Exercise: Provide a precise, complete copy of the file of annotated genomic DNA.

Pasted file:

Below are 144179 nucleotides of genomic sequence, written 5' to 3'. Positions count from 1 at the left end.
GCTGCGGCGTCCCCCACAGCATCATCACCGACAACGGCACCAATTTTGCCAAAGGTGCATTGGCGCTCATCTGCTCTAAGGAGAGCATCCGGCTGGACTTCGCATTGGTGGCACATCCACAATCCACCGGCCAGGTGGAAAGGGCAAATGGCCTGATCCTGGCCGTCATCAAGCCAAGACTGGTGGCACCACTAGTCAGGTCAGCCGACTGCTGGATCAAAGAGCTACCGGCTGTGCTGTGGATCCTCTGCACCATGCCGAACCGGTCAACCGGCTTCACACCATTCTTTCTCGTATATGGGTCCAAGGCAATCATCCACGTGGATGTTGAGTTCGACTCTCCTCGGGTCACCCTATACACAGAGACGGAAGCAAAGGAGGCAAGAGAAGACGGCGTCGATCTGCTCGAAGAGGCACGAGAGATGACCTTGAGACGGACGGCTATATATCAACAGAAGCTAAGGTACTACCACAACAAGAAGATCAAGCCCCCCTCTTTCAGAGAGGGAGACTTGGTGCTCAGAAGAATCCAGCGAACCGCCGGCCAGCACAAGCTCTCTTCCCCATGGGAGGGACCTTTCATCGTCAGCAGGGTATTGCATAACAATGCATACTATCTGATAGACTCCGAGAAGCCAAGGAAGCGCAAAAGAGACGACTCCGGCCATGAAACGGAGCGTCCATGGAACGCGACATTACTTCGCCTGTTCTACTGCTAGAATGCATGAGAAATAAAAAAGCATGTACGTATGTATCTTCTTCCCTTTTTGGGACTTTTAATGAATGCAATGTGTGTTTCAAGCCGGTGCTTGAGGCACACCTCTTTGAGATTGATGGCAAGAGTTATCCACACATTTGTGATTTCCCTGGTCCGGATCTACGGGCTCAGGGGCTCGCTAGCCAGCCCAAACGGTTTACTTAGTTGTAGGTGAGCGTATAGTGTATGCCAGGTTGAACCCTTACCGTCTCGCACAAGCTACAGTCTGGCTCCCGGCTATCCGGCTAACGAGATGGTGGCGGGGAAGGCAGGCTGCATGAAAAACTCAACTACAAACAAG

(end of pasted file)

Below are 144179 nucleotides of genomic sequence, written 5' to 3'. Positions count from 1 at the left end.
GCTGCGGCGTCCCCCACAGCATCATCACCGACAACGGCACCAATTTTGCCAAAGGTGCATTGGCGCTCATCTGCTCTAAGGAGAGCATCCGGCTGGACTTCGCATTGGTGGCACATCCACAATCCACCGGCCAGGTGGAAAGGGCAAATGGCCTGATCCTGGCCGTCATCAAGCCAAGACTGGTGGCACCACTAGTCAGGTCAGCCGACTGCTGGATCAAAGAGCTACCGGCTGTGCTGTGGATCCTCTGCACCATGCCGAACCGGTCAACCGGCTTCACACCATTCTTTCTCGTATATGGGTCCAAGGCAATCATCCACGTGGATGTTGAGTTCGACTCTCCTCGGGTCACCCTATACACAGAGACGGAAGCAAAGGAGGCAAGAGAAGACGGCGTCGATCTGCTCGAAGAGGCACGAGAGATGACCTTGAGACGGACGGCTATATATCAACAGAAGCTAAGGTACTACCACAACAAGAAGATCAAGCCCCCCTCTTTCAGAGAGGGAGACTTGGTGCTCAGAAGAATCCAGCGAACCGCCGGCCAGCACAAGCTCTCTTCCCCATGGGAGGGACCTTTCATCGTCAGCAGGGTATTGCATAACAATGCATACTATCTGATAGACTCCGAGAAGCCAAGGAAGCGCAAAAGAGACGACTCCGGCCATGAAACGGAGCGTCCATGGAACGCGACATTACTTCGCCTGTTCTACTGCTAGAATGCATGAGAAATAAAAAAGCATGTACGTATGTATCTTCTTCCCTTTTTGGGACTTTTAATGAATGCAATGTGTGTTTCAAGCCGGTGCTTGAGGCACACCTCTTTGAGATTGATGGCAAGAGTTATCCACACATTTGTGATTTCCCTGGTCCGGATCTACGGGCTCAGGGGCTCGCTAGCCAGCCCAAACGGTTTACTTAGTTGTAGGTGAGCGTATAGTGTATGCCAGGTTGAACCCTTACCGTCTCGCACAAGCTACAGTCTGGCTCCCGGCTATCCGGCTAACGAGATGGTGGCGGGGAAGGCAGGCTGCATGAAAAACTCAACTACAAACAAG